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In an out of office email message I am trying to express that I will be on vacation from 03 January 2021 through 28 January 2022 and, given that the last day is a Friday, I also want to add a return date (the following Monday). I came up with this:

I will be on vacation from 03.01.2022 through 28.01.2022, returning on 31.01.2022.

With two things I am not sure if they are correct:

  1. Should a numerical date be prefixed with "the", e.g. "from the 03.01.2022"?
  2. Is it okay to write "returning on"? Is there a better/more natural sounding way?
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    It presumably doesn't matter to your business contacts when you actually return home; just give the date you will be back at your desk - and, no, you don't need to write the when giving dates in that format. Commented Oct 8, 2021 at 16:50
  • Concur with Kate. As a contact, I don't care where you are going and when you are coming back and what your status is with your employer (at work, on paid vacation time, on sick time, weekend, whatever). I care about when you are likely to be seeing and responding to my email. So: say you are out of the office until Monday the 1st.
    – randomhead
    Commented Oct 8, 2021 at 16:51
  • Slash (/) as a date separator (e.g. 3/1/2021) is much more common than dot (.) in the UK and I believe in the US too. In this context it would also be more common to omit the leading zeros.
    – rjpond
    Commented Oct 9, 2021 at 9:24

3 Answers 3

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Let me just mention a few details that haven't been yet:

  1. Using "through" implies that the dates mentioned are included in the range. "I will be out through Friday" means you are still gone on Friday. "I will be out until Friday" means that you are back on Friday. (There is still opportunity for your hearers to overlook or confuse the distinction, though, which is why extra clarifying phrases like "I will be back in the office on ___" are a good idea.)
  2. There are international differences in how numeric dates are ordered. If there's any chance that anyone in another country will receive this message, or even to avoid confusion even if it's strictly local, I always prefer to spell out (or abbreviate) the month.

So then, my personal recommendation for maximum clarity would be:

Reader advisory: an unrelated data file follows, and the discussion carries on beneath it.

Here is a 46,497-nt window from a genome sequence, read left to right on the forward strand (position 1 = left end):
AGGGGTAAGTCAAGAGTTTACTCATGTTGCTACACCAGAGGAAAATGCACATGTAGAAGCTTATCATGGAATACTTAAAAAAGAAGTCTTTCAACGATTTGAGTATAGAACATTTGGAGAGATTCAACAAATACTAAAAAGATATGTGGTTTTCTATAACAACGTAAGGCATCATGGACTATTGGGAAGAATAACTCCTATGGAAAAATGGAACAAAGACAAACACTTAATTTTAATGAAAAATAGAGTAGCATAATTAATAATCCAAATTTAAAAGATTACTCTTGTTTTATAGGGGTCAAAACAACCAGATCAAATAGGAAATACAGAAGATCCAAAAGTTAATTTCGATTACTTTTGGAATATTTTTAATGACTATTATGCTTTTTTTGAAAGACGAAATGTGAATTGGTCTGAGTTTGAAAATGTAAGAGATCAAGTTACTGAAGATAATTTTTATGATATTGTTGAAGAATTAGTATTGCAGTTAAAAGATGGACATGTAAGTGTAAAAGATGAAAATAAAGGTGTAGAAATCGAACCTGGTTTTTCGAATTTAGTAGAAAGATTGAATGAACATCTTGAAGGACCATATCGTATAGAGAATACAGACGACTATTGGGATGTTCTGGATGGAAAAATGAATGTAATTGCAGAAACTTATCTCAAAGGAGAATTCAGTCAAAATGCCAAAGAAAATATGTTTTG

I will be out of the office starting January 3, 2022, and will be back in the office on January 31.

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  • Yes, in writing, you should always spell out dates rather than using numeric codes. It greatly improves readability.
    – gotube
    Commented Oct 8, 2021 at 20:42
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Question One

Do not use an article with numerical dates. A person will pronounce 03.01.2022 as "Three, one, twenty twenty-two." There is no room for an article in this.

We do use the definite article with ordinal numbers:

The third of January
The tenth of May

etc.

Question Two

There is no natural way to say what you want to say. In this case, the culture determines the word choice. In a culture of historically English speakers (I have no idea how Indians feel about this) no one cares when your vacation technically ends. They care when you return to work.

So if I were preparing an automated response for Gmail, I would say something like this:

I will be on vacation from 03.01.2022 through 31.01.2022.

Or, more likely,

I will be away from my desk from 03.01.2022 through 31.01.2022.

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It is a little unusual to give dates in all-numerical form in such a message, but that is a style choice.

One does not use "the" (or any article) before a date given all in numbers. This form is used only when the day is given as an ordinal, such as "the fifth of March". If one says "March 5" or "5 March" no article is used.

I think it is confusing to give both an end-of-vacation date and a return date. What the caller really cares about is when you will return the call, or when you can again be reached by telephone. So give only the return date, for example:

  • I will be on vacation from 03.01.2022, returning on 31.01.2022.
  • I will be on vacation from 1 January 2022, returning on 31 January 2022.

It would be slightly less formal to say "I will be back in the office on" instead of "returning on" but either is correct, this is a style choice. So one might say:

I will be on vacation from 03.01.2022. I will be back in the office on 31.01.2022.

(another phrase such as "back at work" or "taking calls again" might be substituted depending on the circumstances and personal preference.)

However, there is nothing wrong with "returning on" and many people use it. It is perfectly natural.

One might also include something like "I will return messages starting on 01.02.2022" if messages will not be returned on the day one is back in the office.

One might further include "For urgent matters, call Pat Smith at extension 5897." or some other form of alternate contact statement.

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